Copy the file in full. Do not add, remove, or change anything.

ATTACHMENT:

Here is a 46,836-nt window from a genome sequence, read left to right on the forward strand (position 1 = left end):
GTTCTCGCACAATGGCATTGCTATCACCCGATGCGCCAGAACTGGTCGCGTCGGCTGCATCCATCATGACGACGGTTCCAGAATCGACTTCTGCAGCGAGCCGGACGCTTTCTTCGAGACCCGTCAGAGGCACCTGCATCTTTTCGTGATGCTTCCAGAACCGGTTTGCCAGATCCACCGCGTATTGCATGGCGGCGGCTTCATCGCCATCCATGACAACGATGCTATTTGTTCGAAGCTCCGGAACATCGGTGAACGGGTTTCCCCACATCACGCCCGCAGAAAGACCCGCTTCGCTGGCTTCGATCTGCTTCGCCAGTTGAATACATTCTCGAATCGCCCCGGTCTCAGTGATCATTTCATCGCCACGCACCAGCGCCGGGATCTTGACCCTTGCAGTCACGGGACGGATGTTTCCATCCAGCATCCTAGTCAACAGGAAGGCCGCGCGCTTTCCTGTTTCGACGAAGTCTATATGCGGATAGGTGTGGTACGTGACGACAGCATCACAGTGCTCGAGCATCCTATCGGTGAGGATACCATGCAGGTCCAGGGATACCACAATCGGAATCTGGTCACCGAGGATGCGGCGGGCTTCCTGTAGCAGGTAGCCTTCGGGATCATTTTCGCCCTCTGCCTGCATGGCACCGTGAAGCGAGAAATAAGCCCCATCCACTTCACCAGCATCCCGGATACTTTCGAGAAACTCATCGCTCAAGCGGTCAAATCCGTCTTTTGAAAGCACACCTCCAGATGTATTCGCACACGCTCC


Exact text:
Here is a 46,836-nt window from a genome sequence, read left to right on the forward strand (position 1 = left end):
GTTCTCGCACAATGGCATTGCTATCACCCGATGCGCCAGAACTGGTCGCGTCGGCTGCATCCATCATGACGACGGTTCCAGAATCGACTTCTGCAGCGAGCCGGACGCTTTCTTCGAGACCCGTCAGAGGCACCTGCATCTTTTCGTGATGCTTCCAGAACCGGTTTGCCAGATCCACCGCGTATTGCATGGCGGCGGCTTCATCGCCATCCATGACAACGATGCTATTTGTTCGAAGCTCCGGAACATCGGTGAACGGGTTTCCCCACATCACGCCCGCAGAAAGACCCGCTTCGCTGGCTTCGATCTGCTTCGCCAGTTGAATACATTCTCGAATCGCCCCGGTCTCAGTGATCATTTCATCGCCACGCACCAGCGCCGGGATCTTGACCCTTGCAGTCACGGGACGGATGTTTCCATCCAGCATCCTAGTCAACAGGAAGGCCGCGCGCTTTCCTGTTTCGACGAAGTCTATATGCGGATAGGTGTGGTACGTGACGACAGCATCACAGTGCTCGAGCATCCTATCGGTGAGGATACCATGCAGGTCCAGGGATACCACAATCGGAATCTGGTCACCGAGGATGCGGCGGGCTTCCTGTAGCAGGTAGCCTTCGGGATCATTTTCGCCCTCTGCCTGCATGGCACCGTGAAGCGAGAAATAAGCCCCATCCACTTCACCAGCATCCCGGATACTTTCGAGAAACTCATCGCTCAAGCGGTCAAATCCGTCTTTTGAAAGCACACCTCCAGATGTATTCGCACACGCTCC